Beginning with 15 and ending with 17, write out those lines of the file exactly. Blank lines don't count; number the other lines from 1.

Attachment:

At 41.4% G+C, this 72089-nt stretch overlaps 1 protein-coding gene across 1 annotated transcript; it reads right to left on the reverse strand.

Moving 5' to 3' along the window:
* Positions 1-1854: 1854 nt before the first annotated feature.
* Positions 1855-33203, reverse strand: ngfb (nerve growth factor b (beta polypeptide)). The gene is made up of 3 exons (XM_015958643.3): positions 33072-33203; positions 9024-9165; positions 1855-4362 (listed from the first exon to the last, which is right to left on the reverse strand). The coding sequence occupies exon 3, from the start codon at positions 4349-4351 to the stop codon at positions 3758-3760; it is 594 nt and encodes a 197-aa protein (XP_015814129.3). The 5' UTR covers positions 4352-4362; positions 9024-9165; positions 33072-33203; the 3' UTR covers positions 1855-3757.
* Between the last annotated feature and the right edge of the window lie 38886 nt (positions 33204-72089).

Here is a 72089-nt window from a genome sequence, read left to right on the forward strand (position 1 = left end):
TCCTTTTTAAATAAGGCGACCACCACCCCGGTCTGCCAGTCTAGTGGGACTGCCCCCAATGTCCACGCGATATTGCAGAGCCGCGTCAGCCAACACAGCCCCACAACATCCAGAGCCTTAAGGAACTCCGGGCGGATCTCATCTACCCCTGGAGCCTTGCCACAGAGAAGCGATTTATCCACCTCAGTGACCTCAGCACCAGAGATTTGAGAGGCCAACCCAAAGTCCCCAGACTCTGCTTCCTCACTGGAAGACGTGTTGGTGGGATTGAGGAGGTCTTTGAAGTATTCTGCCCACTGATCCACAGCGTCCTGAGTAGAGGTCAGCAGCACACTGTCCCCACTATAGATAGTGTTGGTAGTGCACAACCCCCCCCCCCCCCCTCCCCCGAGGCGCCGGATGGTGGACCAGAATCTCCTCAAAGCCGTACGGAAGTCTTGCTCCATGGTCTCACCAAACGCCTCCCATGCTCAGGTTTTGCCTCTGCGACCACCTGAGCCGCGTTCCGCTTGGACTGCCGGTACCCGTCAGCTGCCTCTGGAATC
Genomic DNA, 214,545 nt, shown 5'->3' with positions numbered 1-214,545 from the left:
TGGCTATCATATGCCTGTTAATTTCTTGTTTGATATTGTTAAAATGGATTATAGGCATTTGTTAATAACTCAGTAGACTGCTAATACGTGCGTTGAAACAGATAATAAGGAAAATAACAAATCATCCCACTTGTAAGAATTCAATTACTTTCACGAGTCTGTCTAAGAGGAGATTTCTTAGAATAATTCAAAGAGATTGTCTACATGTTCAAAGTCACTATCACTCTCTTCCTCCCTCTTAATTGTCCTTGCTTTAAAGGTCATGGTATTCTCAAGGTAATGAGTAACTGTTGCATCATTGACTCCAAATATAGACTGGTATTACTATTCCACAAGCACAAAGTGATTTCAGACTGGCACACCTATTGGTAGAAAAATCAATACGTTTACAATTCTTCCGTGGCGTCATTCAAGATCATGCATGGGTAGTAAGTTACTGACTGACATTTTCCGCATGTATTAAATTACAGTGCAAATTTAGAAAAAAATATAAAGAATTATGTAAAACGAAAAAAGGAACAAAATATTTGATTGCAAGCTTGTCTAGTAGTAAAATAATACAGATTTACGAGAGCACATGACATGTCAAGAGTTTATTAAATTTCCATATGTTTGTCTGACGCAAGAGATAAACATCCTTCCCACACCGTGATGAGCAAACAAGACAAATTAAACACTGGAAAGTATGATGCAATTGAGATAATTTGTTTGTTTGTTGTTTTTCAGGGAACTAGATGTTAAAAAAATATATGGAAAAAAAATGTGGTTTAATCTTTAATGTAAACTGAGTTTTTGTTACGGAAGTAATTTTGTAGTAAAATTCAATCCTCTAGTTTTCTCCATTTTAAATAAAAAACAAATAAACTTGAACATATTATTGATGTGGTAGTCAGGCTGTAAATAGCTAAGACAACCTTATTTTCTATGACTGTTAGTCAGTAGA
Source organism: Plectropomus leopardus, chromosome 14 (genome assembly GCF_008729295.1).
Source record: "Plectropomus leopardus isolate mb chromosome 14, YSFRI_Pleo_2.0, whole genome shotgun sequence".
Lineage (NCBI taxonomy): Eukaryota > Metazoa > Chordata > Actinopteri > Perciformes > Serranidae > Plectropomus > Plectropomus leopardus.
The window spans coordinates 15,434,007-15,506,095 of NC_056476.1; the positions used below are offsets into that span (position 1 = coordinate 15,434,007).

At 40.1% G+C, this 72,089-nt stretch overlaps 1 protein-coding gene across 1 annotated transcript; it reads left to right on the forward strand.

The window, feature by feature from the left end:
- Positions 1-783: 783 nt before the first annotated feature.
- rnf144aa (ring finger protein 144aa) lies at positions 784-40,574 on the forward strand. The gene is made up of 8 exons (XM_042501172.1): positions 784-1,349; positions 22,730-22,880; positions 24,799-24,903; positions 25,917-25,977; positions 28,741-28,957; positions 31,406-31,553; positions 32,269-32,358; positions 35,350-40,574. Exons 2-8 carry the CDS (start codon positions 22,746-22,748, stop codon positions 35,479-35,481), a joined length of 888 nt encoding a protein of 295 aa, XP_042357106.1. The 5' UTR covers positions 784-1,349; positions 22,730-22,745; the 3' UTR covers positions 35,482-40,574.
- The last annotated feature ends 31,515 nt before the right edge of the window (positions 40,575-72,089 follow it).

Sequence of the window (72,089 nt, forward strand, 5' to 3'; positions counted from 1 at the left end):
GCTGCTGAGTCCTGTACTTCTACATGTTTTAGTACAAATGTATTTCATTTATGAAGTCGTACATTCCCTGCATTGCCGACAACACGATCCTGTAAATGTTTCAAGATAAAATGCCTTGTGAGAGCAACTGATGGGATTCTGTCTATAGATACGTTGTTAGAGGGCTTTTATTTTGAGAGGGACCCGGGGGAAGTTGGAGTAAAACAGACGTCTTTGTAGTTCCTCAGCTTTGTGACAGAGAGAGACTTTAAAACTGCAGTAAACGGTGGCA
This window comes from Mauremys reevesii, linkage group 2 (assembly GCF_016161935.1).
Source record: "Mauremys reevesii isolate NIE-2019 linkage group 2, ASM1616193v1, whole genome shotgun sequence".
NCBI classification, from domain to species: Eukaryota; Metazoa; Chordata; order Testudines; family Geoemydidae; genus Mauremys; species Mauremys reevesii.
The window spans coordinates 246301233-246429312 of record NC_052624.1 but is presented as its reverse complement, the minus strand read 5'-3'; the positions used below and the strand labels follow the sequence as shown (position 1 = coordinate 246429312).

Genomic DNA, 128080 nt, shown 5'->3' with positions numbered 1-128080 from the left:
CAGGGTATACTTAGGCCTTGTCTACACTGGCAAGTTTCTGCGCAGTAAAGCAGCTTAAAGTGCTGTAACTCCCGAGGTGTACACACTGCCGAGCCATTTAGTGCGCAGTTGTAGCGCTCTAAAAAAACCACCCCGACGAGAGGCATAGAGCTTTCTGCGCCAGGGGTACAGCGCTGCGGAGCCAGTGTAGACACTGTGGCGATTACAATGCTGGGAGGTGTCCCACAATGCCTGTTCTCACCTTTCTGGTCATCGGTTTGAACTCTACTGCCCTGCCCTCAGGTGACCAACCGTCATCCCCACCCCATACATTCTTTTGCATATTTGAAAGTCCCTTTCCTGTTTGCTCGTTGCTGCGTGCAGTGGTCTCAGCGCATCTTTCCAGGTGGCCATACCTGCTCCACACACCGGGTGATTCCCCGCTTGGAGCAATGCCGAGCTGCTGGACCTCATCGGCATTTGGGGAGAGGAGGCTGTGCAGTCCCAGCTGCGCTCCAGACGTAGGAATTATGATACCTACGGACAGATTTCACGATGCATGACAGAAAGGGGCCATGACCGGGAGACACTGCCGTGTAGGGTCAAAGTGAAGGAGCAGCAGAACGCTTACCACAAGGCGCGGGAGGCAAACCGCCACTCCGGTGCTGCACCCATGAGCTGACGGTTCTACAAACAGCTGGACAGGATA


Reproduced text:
The window, feature by feature from the left end:
- Positions 1-783: 783 nt before the first annotated feature.
- rnf144aa (ring finger protein 144aa) lies at positions 784-40,574 on the forward strand. The gene is made up of 8 exons (XM_042501172.1): positions 784-1,349; positions 22,730-22,880; positions 24,799-24,903; positions 25,917-25,977; positions 28,741-28,957; positions 31,406-31,553; positions 32,269-32,358; positions 35,350-40,574. Exons 2-8 carry the CDS (start codon positions 22,746-22,748, stop codon positions 35,479-35,481), a joined length of 888 nt encoding a protein of 295 aa, XP_042357106.1. The 5' UTR covers positions 784-1,349; positions 22,730-22,745; the 3' UTR covers positions 35,482-40,574.